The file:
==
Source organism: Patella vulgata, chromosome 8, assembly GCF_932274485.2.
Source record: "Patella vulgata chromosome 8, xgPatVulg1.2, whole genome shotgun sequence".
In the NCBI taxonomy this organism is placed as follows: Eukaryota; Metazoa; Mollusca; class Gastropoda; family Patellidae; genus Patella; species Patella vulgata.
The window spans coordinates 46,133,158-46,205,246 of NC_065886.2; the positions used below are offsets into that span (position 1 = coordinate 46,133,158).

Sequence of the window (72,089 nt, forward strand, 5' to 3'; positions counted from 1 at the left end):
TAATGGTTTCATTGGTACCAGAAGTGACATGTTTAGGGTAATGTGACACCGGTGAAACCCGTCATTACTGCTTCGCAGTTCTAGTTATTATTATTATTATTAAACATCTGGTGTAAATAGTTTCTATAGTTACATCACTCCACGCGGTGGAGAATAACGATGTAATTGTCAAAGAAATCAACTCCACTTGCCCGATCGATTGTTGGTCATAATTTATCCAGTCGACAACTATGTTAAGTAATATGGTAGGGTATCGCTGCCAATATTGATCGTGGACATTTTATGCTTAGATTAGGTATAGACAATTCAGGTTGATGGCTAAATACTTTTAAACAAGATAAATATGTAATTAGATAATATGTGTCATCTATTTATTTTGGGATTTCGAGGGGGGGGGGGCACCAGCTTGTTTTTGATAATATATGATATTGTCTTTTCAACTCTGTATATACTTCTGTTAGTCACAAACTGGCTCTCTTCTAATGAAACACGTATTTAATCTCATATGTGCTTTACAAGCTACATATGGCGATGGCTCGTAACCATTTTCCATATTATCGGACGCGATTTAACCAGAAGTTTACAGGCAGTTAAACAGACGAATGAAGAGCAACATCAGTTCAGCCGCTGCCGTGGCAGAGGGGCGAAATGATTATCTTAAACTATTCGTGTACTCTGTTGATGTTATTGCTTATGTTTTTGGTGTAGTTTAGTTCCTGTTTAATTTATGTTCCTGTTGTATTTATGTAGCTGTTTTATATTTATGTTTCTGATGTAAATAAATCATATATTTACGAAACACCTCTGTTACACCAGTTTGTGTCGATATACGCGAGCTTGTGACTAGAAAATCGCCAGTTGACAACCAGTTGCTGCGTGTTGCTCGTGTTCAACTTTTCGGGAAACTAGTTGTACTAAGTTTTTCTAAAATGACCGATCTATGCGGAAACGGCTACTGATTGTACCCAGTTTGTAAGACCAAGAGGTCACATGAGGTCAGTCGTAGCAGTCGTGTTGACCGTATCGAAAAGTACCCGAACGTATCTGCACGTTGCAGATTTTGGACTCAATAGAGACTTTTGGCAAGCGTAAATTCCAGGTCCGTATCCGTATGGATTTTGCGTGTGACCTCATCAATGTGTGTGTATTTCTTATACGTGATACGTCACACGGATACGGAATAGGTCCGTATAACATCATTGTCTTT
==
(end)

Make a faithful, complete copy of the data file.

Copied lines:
Source organism: Patella vulgata, chromosome 8, assembly GCF_932274485.2.
Source record: "Patella vulgata chromosome 8, xgPatVulg1.2, whole genome shotgun sequence".
In the NCBI taxonomy this organism is placed as follows: Eukaryota; Metazoa; Mollusca; class Gastropoda; family Patellidae; genus Patella; species Patella vulgata.
The window spans coordinates 46,133,158-46,205,246 of NC_065886.2; the positions used below are offsets into that span (position 1 = coordinate 46,133,158).

Sequence of the window (72,089 nt, forward strand, 5' to 3'; positions counted from 1 at the left end):
TAATGGTTTCATTGGTACCAGAAGTGACATGTTTAGGGTAATGTGACACCGGTGAAACCCGTCATTACTGCTTCGCAGTTCTAGTTATTATTATTATTATTAAACATCTGGTGTAAATAGTTTCTATAGTTACATCACTCCACGCGGTGGAGAATAACGATGTAATTGTCAAAGAAATCAACTCCACTTGCCCGATCGATTGTTGGTCATAATTTATCCAGTCGACAACTATGTTAAGTAATATGGTAGGGTATCGCTGCCAATATTGATCGTGGACATTTTATGCTTAGATTAGGTATAGACAATTCAGGTTGATGGCTAAATACTTTTAAACAAGATAAATATGTAATTAGATAATATGTGTCATCTATTTATTTTGGGATTTCGAGGGGGGGGGGGCACCAGCTTGTTTTTGATAATATATGATATTGTCTTTTCAACTCTGTATATACTTCTGTTAGTCACAAACTGGCTCTCTTCTAATGAAACACGTATTTAATCTCATATGTGCTTTACAAGCTACATATGGCGATGGCTCGTAACCATTTTCCATATTATCGGACGCGATTTAACCAGAAGTTTACAGGCAGTTAAACAGACGAATGAAGAGCAACATCAGTTCAGCCGCTGCCGTGGCAGAGGGGCGAAATGATTATCTTAAACTATTCGTGTACTCTGTTGATGTTATTGCTTATGTTTTTGGTGTAGTTTAGTTCCTGTTTAATTTATGTTCCTGTTGTATTTATGTAGCTGTTTTATATTTATGTTTCTGATGTAAATAAATCATATATTTACGAAACACCTCTGTTACACCAGTTTGTGTCGATATACGCGAGCTTGTGACTAGAAAATCGCCAGTTGACAACCAGTTGCTGCGTGTTGCTCGTGTTCAACTTTTCGGGAAACTAGTTGTACTAAGTTTTTCTAAAATGACCGATCTATGCGGAAACGGCTACTGATTGTACCCAGTTTGTAAGACCAAGAGGTCACATGAGGTCAGTCGTAGCAGTCGTGTTGACCGTATCGAAAAGTACCCGAACGTATCTGCACGTTGCAGATTTTGGACTCAATAGAGACTTTTGGCAAGCGTAAATTCCAGGTCCGTATCCGTATGGATTTTGCGTGTGACCTCATCAATGTGTGTGTATTTCTTATACGTGATACGTCACACGGATACGGAATAGGTCCGTATAACATCATTGTCTTT